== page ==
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GO to Back at Home for the Boston Globe ?>

Back at Home for the Boston Globe

Sixty years ago, the Boston Globe left downtown Boston to open a large newsroom and printing complex on the outskirts of the city. The workplace mirrored what was standard for a newspaper at the time—cubicles, telephones, stacks of paper and lots of beige. With its recent move to 53 State Street, a modern, LEED Platinum office complex, the Globe is back to its downtown roots, just steps away from its original office on Boston’s “Newspaper Row.” The move isn’t simply a physical one—it marks a major shift in the mindset of...

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What is the Passive House Standard and Why Should You Care?

By Chris Donnelly, project manager, LF Driscoll Initiated in Europe, Passive House is a third-party sustainable building standard that has started to pick up steam in the US. Passive building involves a set of quantifiable, performance-oriented design principles. These design principles work in conjunction to, in the words of the Passive House Institute (PHI), “maximize your gains, and minimize your losses.” There are five basic building science concepts at the core of the standard: The use of high R-value insulation materials  A continuous, air-tight building envelope High-performance windows (typically triple-pane) and...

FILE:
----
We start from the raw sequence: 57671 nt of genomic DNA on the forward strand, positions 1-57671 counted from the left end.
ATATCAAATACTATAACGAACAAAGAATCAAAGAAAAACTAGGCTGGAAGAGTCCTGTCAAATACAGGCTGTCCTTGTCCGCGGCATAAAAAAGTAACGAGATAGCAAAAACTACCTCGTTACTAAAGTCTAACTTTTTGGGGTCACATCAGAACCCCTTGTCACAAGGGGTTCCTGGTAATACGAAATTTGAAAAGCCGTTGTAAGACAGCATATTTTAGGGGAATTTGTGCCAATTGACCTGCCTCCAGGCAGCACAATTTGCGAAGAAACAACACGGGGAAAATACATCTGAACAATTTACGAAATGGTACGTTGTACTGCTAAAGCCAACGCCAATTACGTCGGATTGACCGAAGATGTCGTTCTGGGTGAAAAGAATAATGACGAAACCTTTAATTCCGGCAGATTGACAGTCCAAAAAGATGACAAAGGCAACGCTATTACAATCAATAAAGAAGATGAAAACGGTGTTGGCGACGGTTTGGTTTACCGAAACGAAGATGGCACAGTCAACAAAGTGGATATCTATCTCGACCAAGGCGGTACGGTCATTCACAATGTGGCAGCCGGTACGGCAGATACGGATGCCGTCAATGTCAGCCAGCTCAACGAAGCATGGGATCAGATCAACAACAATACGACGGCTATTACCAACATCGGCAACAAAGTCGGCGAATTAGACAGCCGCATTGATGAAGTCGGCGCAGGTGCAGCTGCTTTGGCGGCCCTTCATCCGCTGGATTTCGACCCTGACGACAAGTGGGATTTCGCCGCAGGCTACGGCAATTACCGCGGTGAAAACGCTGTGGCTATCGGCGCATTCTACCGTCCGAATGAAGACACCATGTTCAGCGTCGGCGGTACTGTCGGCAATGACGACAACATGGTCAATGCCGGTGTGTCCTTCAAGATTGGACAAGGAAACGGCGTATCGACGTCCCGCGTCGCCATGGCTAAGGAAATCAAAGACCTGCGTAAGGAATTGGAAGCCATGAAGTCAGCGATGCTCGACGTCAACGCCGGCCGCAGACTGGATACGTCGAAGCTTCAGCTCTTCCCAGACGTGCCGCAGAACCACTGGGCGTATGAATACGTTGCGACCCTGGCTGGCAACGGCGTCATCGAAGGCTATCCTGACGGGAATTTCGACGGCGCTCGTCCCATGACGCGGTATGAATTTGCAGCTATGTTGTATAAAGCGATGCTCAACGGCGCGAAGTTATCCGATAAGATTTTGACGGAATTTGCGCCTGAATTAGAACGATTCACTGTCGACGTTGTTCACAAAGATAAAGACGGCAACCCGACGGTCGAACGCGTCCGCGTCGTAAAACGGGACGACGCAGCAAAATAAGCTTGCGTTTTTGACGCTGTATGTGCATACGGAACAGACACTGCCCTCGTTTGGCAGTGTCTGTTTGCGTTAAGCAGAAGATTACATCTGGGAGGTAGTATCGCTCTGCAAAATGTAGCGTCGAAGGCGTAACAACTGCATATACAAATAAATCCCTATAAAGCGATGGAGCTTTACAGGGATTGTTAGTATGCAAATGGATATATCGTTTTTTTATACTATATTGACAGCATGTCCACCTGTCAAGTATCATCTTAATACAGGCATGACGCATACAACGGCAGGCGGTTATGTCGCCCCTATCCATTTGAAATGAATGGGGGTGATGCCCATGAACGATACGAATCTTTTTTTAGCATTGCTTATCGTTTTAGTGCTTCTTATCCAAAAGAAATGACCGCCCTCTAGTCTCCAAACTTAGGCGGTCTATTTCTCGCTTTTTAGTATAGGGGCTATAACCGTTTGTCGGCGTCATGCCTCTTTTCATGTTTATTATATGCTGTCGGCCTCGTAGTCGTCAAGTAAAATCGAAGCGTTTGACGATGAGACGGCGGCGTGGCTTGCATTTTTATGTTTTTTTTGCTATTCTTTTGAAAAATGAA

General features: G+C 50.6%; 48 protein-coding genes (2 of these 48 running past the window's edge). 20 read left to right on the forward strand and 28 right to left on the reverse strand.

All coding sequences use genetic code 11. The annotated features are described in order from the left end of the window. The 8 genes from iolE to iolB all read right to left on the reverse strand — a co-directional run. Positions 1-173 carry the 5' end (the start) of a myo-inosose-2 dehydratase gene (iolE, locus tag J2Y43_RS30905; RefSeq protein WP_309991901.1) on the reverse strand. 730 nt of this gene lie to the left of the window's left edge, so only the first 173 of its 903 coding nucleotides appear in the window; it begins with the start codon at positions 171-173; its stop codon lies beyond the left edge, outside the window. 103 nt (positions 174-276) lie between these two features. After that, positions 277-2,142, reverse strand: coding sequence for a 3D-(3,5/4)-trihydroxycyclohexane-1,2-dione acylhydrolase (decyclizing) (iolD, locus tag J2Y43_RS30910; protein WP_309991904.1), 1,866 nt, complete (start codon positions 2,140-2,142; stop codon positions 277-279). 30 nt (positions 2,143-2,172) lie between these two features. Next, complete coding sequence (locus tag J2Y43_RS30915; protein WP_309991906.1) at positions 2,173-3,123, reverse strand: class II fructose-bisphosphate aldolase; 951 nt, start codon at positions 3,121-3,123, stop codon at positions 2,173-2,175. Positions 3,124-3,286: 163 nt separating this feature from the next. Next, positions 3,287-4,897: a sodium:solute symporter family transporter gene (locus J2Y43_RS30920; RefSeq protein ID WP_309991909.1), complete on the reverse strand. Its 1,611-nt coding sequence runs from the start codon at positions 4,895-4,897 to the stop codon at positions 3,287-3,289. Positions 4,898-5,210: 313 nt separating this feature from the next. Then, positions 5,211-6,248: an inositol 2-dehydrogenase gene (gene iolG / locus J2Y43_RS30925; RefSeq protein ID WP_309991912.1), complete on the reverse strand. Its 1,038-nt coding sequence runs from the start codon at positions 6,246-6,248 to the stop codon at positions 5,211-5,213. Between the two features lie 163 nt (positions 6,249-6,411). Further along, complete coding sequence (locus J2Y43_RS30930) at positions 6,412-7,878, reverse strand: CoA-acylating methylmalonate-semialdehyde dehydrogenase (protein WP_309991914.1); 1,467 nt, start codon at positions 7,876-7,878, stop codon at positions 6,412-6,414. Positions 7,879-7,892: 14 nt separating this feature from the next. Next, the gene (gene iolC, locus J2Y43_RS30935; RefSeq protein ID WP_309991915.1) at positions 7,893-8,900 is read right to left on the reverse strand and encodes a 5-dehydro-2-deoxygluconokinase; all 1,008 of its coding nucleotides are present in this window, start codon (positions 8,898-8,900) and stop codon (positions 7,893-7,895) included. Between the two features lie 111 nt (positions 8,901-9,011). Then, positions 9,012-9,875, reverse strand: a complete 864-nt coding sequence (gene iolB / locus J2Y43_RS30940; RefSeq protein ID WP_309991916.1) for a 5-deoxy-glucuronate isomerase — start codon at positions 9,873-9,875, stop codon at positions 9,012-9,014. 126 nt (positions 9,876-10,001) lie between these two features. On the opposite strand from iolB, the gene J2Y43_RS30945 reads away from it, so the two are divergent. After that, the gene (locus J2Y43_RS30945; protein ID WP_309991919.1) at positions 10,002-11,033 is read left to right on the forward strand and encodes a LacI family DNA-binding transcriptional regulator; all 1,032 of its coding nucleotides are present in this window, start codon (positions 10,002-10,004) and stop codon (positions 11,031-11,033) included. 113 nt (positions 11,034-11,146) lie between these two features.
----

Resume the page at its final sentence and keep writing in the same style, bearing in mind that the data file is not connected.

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Sustainable Innovation with Historic Preservation

When it comes to sustainability, New York City is now looking to one of the oldest institutions in the world—the Catholic church—as an innovator. As part of its nearly $200-million restoration effort, St. Patrick’s Cathedral recently updated its heating and cooling system, opting to install a 240-ton geothermal system that uses the ground’s energy to regulate building temperatures. BELOW GROUND  During planning, the project team assessed other, more traditional options, but complications arose given the cathedral’s historic nature and limited space. “Many buildings have cooling towers on their rooftops. But at St....

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